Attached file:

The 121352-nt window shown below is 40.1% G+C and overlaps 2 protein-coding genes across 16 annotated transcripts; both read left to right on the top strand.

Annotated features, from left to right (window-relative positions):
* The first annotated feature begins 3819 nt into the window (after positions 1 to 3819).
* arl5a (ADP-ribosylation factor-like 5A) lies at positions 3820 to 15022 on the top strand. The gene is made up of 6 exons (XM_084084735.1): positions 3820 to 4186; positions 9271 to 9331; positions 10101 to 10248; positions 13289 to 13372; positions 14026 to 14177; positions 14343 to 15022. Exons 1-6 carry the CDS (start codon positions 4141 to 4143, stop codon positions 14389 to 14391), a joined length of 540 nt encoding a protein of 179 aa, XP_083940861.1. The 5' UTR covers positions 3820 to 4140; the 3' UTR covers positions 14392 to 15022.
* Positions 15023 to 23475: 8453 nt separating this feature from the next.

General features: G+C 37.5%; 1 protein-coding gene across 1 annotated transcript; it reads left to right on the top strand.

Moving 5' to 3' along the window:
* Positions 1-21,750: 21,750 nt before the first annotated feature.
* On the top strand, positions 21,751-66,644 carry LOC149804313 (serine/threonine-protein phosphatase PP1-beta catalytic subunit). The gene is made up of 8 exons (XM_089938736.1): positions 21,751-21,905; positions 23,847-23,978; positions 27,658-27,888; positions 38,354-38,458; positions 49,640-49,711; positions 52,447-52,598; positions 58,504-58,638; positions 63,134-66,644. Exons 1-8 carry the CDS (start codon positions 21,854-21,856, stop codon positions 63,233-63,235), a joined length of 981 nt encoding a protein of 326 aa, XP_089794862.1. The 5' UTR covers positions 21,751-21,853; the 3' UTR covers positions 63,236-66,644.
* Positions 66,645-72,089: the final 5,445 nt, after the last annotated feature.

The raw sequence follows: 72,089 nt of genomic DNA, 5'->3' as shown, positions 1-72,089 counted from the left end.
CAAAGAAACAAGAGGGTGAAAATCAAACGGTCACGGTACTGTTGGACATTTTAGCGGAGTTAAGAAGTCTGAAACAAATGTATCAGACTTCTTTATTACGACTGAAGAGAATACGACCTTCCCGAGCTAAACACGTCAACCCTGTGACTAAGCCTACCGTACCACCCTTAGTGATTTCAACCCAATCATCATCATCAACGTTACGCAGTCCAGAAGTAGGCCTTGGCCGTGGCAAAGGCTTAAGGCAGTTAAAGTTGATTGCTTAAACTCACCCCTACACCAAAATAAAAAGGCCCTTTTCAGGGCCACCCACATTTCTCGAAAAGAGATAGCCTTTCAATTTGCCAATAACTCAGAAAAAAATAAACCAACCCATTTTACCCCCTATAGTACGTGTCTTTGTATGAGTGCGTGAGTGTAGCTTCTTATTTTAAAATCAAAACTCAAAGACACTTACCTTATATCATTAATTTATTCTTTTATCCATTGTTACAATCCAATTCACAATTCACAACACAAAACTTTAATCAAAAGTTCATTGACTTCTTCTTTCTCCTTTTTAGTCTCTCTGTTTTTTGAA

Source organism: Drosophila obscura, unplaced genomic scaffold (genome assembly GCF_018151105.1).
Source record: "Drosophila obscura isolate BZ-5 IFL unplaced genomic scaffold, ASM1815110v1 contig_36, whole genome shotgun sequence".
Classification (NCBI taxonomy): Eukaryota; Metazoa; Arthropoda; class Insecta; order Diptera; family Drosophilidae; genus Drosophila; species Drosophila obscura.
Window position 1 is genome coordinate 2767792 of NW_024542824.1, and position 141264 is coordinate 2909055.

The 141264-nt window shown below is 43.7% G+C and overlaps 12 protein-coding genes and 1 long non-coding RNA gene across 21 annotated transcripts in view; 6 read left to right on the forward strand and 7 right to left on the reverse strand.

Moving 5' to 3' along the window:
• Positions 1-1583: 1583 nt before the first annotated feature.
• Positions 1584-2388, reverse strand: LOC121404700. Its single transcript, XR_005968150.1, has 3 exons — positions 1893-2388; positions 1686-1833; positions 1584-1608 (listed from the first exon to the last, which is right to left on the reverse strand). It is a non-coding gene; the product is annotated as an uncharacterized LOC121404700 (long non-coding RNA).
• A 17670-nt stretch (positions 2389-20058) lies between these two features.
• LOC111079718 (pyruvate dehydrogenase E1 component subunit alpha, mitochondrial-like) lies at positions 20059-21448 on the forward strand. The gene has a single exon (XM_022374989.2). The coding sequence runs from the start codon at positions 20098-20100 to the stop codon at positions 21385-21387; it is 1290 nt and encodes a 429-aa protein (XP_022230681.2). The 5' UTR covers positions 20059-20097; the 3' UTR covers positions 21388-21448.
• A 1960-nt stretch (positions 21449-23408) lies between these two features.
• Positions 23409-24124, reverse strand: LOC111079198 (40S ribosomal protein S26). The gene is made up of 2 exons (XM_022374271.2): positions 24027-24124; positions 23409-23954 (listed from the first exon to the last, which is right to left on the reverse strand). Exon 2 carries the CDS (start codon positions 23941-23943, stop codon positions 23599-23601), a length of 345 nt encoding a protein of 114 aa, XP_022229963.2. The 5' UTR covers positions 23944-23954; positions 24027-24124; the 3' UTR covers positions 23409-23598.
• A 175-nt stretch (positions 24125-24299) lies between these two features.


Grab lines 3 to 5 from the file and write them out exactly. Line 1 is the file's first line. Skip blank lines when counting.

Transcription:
* The first annotated feature begins 3819 nt into the window (after positions 1 to 3819).
* arl5a (ADP-ribosylation factor-like 5A) lies at positions 3820 to 15022 on the top strand. The gene is made up of 6 exons (XM_084084735.1): positions 3820 to 4186; positions 9271 to 9331; positions 10101 to 10248; positions 13289 to 13372; positions 14026 to 14177; positions 14343 to 15022. Exons 1-6 carry the CDS (start codon positions 4141 to 4143, stop codon positions 14389 to 14391), a joined length of 540 nt encoding a protein of 179 aa, XP_083940861.1. The 5' UTR covers positions 3820 to 4140; the 3' UTR covers positions 14392 to 15022.
* Positions 15023 to 23475: 8453 nt separating this feature from the next.